Dryland Soils in Permaculture

Permaculture Designers Manual




Section 11.3 –

Dryland Soils in Permaculture

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We normally expect to find dominantly alkaline soils in the waterways of deserts, with areas of surface salts and carbonates. It is in these alkaline areas that we usually locate our settlements, to take advantage of water run-off. pH levels of 8.5 and  9.0 are not atypical and drying waterholes can reach pH values of 10-11.

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Soils may have high nutrient potential if we adjust the pH and if water for irrigation is available.

Acidic sandy soils form around areas of deeply weathered granites and may dominate large areas of these landscapes.

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High and low, pH areas have consequently low available mineral trace elements and in high pH, zinc, iron copper and manganese deficiencies are common, indicated in crops and fruit trees by such factors (in citrus) as inter-venal color loss and leaf thinning, with up curl in severe cases (manganese).

Zinc deficiency causes more severe leaf yellowing and is often associated with manganese deficiency.

Copper deficiency causes giant leaves, gum pockets in citrus branches and multiple budding or trunking in trees or citrus.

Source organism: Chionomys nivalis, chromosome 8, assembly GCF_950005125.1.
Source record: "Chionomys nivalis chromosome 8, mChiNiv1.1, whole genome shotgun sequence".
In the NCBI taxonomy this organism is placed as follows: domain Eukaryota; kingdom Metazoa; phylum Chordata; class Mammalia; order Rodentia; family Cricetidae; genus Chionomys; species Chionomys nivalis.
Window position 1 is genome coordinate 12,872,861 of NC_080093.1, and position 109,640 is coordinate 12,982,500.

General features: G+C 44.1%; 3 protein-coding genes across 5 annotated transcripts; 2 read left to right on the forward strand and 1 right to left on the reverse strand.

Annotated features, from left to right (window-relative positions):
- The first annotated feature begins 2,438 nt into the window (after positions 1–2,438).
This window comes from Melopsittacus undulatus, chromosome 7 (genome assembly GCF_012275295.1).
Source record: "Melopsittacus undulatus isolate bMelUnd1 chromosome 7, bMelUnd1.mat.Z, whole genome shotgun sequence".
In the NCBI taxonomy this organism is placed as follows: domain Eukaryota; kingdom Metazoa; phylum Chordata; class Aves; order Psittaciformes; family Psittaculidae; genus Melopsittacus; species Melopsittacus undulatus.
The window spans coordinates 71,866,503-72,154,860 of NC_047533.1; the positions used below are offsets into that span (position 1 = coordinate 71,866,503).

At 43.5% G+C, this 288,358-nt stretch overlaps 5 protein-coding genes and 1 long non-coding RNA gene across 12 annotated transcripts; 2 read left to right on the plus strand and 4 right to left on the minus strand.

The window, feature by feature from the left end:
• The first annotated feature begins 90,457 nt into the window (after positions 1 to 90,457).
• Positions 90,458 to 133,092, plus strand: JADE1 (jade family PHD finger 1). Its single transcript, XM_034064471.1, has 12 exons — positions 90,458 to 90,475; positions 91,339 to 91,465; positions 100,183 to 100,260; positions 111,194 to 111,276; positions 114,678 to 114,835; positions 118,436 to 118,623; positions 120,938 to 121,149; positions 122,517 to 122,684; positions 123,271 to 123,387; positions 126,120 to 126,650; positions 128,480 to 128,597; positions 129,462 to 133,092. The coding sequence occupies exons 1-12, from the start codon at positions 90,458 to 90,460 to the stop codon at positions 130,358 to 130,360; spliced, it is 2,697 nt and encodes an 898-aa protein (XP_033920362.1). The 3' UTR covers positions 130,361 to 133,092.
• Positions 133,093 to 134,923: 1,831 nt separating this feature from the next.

Foliar sprays, elemental sulfur and oxides or sulfates of the deficient elements can be used to correct these deficiencies.

Special problems may be caused by non-wetting sands (a fungus is responsible) and high salt levels in water or soils.

Bentonite clay or humus will ameliorate the “non-wetting” problem, as do swales and raised beds with enough edges to permit water run-off.

Salt problems, can sometimes be solved by flushing beds with fresh water, but if the water source is itself salty, salinity needs the combined solutions of humus production, perhaps a ponding period of water with algae production and water crop, ionic or distillation treatments and a choice of salt-tolerant crop.

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Free draining sands, can be irrigated with salt levels in water much higher than will be tolerated as spray irrigation by plants (to 1500ppm).

Despite all of problems, we can usually establish home gardens and adapted tree crop systems and many selected areas (especially near scarps, rivers, hills or ranges) will grow excellent fruit, vegetable and tree crop with appropriate water run-off harvesting.

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Perhaps the most important thing to remember about any activity in desert is that the natural systems are fragile. Good management and constant appraisal is essential.

Small systems may be called for, especially where we harvest runoff water.

We should carefully assess bore waters.

We should avoid broad scale or grand trials until we assess the capacity of the total system, especially of water resources.

Excessive mineral content in soil or water can also be toxic, to both plants and animals, and in particular, we must test bore waters for fluorine, sodium and radio-actives.

Nitrates are to be rigorously tested for, where children are consuming water and garden leaf products, and nitrate fertilizer used at minimal levels or not at all in the absence of mulch or high organic soil content (20% or more humus).

Aluminum, boron, sodium, and manganese can be in over-supply at very low or high pH values and only humus can buffer the uptake of these excess minerals.

Aluminum in acid soil solutions damages roots. and high levels of manganese causes stunting and yellowing in plants. A level of 0.5ppm copper or 10ppm lead or zinc can stop root growth completely (Bradshaw and Chadwick. I980).